The History of Cat Litter
Katherine Grier, Pets in America

Mr. Edward Lowe created kitty litter in 1947 after his neighbor, Kay Draper, asked him if he had any ideas on what to use for her cat instead of sand. At the time he was working for his father selling industrial absorbents and an absorbent clay called Fuller's Earth, which was used for greasy spills. While people were using things such as sand, cinder ashes from the fireplace and even wood shavings, Mr. Lowe suggested she try Fuller's Earth. She did ­ and she was sold!
Edward his the road with his new kitty litter in 1950, taking it to cat shows and pet stores. He had to convince store owners to carry his product, and even agreed to giving his product away to potential customers. Mr. Lowe was very creative. At cats shows he would clean litter boxes in exchange for booth space to display his litter.
Eventually Mr. Lowe founded his own company, Edward Lowe Industries, to make and distribute his kitty litter. He even created the Tidy Cat kitty litter in 1964.
The first clumping litter was invented by Thomas Nelson in 1984.

Reasons Why Your Can't Won't Use the Litter Box
Vicky Halls, Cat Behavior Specialist
If your cat won't use his litter box you need to go back to the basics. Just because you picked out the litter, as well as picking out the location, doesn't mean that your cat will agree. Sometimes they want their box placed in a more private location, or may just want the cover removed.

If you cat has always used his litter but now goes besides the box, perhaps he never liked it in the first place and sudden stress, brought on by any changes in the household, have made him decide that he isn't going to tolerate it any more.

You may also find litter problems with cats that have been declawed. Because their claws and "knuckles" have been removed, it can sometimes be painful to use litter. You may find these cats urinating in smooth places, such as a sink or bathtub, where they don't have to scratch any litter.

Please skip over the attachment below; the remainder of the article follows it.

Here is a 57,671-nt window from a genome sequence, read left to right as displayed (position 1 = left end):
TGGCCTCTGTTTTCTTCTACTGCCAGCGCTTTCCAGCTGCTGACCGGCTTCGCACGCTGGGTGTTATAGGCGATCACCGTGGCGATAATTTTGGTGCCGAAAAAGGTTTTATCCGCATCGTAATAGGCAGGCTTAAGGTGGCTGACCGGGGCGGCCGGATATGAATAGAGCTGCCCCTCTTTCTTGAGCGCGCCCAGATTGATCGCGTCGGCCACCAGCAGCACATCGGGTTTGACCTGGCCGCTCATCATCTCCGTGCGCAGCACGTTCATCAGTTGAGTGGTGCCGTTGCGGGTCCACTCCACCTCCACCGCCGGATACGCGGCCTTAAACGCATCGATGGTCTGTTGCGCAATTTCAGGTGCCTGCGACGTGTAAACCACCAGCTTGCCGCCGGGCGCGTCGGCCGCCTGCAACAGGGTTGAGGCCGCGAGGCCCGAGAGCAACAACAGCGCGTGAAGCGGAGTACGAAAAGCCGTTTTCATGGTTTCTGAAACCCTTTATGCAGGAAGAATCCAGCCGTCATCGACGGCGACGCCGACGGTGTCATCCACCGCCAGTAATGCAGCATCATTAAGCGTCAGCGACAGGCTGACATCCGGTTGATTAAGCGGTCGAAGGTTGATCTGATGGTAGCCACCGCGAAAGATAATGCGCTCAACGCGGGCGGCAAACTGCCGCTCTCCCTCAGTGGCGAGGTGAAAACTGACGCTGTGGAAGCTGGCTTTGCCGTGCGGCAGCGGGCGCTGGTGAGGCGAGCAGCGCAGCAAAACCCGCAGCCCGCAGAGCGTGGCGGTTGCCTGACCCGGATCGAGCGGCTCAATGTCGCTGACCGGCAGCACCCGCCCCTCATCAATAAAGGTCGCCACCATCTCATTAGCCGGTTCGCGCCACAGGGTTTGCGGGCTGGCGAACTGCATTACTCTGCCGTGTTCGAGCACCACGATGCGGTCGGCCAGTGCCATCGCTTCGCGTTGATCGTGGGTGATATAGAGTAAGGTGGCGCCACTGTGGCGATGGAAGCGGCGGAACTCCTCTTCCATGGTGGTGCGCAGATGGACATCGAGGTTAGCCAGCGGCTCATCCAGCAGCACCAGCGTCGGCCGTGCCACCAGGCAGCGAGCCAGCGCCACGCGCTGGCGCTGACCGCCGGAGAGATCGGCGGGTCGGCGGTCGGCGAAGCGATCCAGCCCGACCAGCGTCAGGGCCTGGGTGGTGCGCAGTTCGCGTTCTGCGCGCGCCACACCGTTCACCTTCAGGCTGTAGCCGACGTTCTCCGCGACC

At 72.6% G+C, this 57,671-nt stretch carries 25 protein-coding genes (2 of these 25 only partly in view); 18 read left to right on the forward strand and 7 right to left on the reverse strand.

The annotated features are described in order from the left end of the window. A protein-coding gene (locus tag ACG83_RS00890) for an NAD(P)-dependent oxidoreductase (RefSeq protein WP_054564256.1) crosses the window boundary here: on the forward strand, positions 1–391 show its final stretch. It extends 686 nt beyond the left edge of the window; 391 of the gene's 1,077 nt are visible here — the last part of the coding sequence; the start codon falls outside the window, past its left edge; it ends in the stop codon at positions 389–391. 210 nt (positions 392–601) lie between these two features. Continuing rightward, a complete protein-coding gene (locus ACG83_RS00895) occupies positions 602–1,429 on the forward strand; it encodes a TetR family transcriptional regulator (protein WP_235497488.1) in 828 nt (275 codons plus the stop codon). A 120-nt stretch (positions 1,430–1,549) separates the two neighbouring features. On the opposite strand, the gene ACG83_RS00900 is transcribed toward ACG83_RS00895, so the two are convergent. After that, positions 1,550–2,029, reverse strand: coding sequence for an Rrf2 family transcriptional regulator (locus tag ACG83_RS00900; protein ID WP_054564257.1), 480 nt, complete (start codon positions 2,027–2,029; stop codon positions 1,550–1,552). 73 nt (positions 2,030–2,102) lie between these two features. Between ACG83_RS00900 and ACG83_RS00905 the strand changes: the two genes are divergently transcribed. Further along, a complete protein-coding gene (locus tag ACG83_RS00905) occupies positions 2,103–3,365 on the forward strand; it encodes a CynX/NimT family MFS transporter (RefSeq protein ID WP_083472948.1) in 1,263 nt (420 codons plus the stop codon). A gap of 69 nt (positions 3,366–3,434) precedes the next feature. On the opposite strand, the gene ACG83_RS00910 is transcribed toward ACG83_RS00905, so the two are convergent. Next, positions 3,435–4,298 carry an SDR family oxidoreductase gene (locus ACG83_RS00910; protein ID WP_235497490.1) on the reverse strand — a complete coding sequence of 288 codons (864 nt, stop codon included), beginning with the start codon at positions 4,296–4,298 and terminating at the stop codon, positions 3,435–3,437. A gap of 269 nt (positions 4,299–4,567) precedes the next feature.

Spraying is different from using a litter box. Both females and males, spayed and neutered cats can spray. Spraying is the process where they stand up, tail quivering, and squirt a small amount of urine on a surface such as a wall. If the urine seems excessive and runs down the wall into a puddle, there is something else going on. He might be uncomfortable urinating. When this happens, take him to the vet to rule out any medical problems.

The rule of thumb is one plus one ­ which means if you have two cats, then you should have three litter boxes. And if there is a change in your cat's litter habits take him for a checkup to rule out any medical problems.

SCOOP FREE Automatic Self-Cleaning Litter Box
Alan Cook, Lucky Litter, LLC
Can you imagine, a self-cleaning litter box that you can leave alone for 30 days? That's a whole month of no "poop scooping!" The ScoopFree Automatic Self-Cleaning litter box uses disposable no-mess litter cartridges that are pre-loaded with Fresh Step® brand crystals. You simply replace the cartridge about once a month for each cat. That's it! The built-in waste trap is covered, so when you remove the cartridge you only touch clean and sanitary surfaces.

Wonder how the ScoopFree fits 30 days worth of waste in a little waste trap? Since the crystal litter does not clump, leaving no clumps of urine, the waste trap does not fill up as quickly as other automatic litters do. In fact, the crystals shrink the poop! So because of this, the trap holds a lot of waster since there are no clumps and the solids shrink over time.

The ScoopFree Automatic Self-Cleaning litter box is also reliable and whisper quiet. ScoopFree is 10 to 15 decibels quieter than other leading automatic boxes, operating without disturbing cats or people. So stop "scooping the poop!"

Does Your Dog Ignore You?
Britt Savage